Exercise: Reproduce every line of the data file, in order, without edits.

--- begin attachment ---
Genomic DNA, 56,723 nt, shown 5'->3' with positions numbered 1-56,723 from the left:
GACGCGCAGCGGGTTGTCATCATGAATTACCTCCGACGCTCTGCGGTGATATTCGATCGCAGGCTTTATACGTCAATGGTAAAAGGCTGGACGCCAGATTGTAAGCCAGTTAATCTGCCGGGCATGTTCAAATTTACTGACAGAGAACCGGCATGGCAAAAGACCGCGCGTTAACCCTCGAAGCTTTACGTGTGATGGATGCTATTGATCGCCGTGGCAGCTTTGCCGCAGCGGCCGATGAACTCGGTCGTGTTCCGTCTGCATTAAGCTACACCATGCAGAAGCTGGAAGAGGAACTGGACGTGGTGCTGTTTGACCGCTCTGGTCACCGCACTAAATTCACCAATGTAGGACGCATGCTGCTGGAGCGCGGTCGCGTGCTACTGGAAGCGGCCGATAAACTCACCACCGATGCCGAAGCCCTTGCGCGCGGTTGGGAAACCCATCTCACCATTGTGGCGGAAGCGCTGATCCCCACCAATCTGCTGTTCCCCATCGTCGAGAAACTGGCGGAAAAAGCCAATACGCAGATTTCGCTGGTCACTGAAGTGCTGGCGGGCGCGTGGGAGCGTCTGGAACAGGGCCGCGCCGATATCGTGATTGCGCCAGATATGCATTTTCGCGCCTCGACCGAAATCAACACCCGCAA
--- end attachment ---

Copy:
Genomic DNA, 56,723 nt, shown 5'->3' with positions numbered 1-56,723 from the left:
GACGCGCAGCGGGTTGTCATCATGAATTACCTCCGACGCTCTGCGGTGATATTCGATCGCAGGCTTTATACGTCAATGGTAAAAGGCTGGACGCCAGATTGTAAGCCAGTTAATCTGCCGGGCATGTTCAAATTTACTGACAGAGAACCGGCATGGCAAAAGACCGCGCGTTAACCCTCGAAGCTTTACGTGTGATGGATGCTATTGATCGCCGTGGCAGCTTTGCCGCAGCGGCCGATGAACTCGGTCGTGTTCCGTCTGCATTAAGCTACACCATGCAGAAGCTGGAAGAGGAACTGGACGTGGTGCTGTTTGACCGCTCTGGTCACCGCACTAAATTCACCAATGTAGGACGCATGCTGCTGGAGCGCGGTCGCGTGCTACTGGAAGCGGCCGATAAACTCACCACCGATGCCGAAGCCCTTGCGCGCGGTTGGGAAACCCATCTCACCATTGTGGCGGAAGCGCTGATCCCCACCAATCTGCTGTTCCCCATCGTCGAGAAACTGGCGGAAAAAGCCAATACGCAGATTTCGCTGGTCACTGAAGTGCTGGCGGGCGCGTGGGAGCGTCTGGAACAGGGCCGCGCCGATATCGTGATTGCGCCAGATATGCATTTTCGCGCCTCGACCGAAATCAACACCCGCAA